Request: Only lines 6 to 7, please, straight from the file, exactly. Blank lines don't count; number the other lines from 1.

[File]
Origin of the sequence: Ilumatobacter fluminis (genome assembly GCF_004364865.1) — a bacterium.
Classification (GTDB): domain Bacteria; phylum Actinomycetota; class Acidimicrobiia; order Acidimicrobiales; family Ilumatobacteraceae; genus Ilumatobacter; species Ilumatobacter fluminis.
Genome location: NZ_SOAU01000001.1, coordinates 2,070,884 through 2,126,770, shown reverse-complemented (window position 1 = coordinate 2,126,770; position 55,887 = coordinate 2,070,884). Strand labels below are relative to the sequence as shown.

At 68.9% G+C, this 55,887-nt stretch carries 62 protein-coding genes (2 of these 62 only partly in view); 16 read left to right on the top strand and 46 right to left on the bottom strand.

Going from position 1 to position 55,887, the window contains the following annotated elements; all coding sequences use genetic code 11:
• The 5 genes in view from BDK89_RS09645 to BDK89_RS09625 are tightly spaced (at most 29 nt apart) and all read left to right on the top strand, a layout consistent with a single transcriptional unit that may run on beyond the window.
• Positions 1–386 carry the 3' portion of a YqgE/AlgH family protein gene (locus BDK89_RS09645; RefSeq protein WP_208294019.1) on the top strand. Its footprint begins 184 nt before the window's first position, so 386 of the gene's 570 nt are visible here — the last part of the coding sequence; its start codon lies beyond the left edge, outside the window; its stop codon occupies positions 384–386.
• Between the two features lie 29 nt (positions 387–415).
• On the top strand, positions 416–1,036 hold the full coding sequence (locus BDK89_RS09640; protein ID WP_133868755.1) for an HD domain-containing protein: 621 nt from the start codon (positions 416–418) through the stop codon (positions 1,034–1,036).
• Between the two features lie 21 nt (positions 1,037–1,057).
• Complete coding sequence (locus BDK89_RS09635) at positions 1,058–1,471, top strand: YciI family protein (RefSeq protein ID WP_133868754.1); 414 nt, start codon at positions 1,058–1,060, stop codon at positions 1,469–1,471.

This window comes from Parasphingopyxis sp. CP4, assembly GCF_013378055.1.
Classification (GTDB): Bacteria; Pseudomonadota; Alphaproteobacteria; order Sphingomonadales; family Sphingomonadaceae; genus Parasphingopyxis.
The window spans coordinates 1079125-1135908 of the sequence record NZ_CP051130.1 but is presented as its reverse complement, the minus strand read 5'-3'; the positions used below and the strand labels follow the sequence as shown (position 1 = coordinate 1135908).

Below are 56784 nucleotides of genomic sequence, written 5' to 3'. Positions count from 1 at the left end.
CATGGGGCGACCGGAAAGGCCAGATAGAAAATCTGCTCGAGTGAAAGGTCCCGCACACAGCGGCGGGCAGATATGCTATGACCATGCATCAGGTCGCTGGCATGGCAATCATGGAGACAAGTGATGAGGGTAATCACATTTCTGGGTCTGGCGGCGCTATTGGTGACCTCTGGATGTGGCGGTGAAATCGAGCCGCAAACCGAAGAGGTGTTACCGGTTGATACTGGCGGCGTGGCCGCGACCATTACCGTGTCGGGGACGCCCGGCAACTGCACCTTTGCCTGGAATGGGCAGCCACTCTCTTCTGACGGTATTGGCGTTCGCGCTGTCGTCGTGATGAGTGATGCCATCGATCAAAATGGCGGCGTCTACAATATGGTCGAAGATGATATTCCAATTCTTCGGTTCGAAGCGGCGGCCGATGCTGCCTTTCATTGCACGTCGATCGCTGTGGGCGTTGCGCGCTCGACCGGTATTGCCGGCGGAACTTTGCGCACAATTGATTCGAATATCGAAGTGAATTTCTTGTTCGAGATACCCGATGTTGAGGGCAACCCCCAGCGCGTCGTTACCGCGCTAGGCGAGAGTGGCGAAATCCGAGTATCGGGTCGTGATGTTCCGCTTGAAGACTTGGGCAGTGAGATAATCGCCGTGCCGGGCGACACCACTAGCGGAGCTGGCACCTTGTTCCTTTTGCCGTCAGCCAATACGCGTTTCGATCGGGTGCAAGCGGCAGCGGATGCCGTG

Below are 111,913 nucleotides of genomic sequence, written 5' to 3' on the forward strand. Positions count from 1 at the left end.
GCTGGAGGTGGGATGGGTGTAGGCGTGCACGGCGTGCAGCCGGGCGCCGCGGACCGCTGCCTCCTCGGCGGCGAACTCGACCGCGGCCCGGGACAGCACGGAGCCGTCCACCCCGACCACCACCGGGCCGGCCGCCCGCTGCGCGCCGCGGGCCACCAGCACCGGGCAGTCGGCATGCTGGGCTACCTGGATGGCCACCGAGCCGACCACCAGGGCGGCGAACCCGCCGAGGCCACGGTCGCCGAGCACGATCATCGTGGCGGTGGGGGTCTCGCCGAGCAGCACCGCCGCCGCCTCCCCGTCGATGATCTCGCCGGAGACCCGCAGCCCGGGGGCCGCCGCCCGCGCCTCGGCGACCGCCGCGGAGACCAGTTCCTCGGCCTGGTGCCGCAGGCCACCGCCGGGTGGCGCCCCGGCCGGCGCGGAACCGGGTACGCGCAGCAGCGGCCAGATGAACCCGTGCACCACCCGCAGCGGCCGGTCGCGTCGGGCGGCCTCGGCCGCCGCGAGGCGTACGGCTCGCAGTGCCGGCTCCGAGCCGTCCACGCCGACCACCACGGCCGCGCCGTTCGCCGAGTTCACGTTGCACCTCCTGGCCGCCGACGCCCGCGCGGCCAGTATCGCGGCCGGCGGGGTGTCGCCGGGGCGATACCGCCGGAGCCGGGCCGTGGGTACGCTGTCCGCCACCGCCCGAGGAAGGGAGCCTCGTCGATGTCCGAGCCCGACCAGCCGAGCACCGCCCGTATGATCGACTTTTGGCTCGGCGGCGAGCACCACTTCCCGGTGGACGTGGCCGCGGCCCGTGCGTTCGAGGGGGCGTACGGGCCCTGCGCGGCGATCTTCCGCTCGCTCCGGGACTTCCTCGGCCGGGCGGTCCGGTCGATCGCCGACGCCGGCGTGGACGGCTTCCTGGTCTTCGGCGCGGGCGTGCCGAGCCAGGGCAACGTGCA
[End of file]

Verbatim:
• The 5 genes in view from BDK89_RS09645 to BDK89_RS09625 are tightly spaced (at most 29 nt apart) and all read left to right on the top strand, a layout consistent with a single transcriptional unit that may run on beyond the window.
• Positions 1–386 carry the 3' portion of a YqgE/AlgH family protein gene (locus BDK89_RS09645; RefSeq protein WP_208294019.1) on the top strand. Its footprint begins 184 nt before the window's first position, so 386 of the gene's 570 nt are visible here — the last part of the coding sequence; its start codon lies beyond the left edge, outside the window; its stop codon occupies positions 384–386.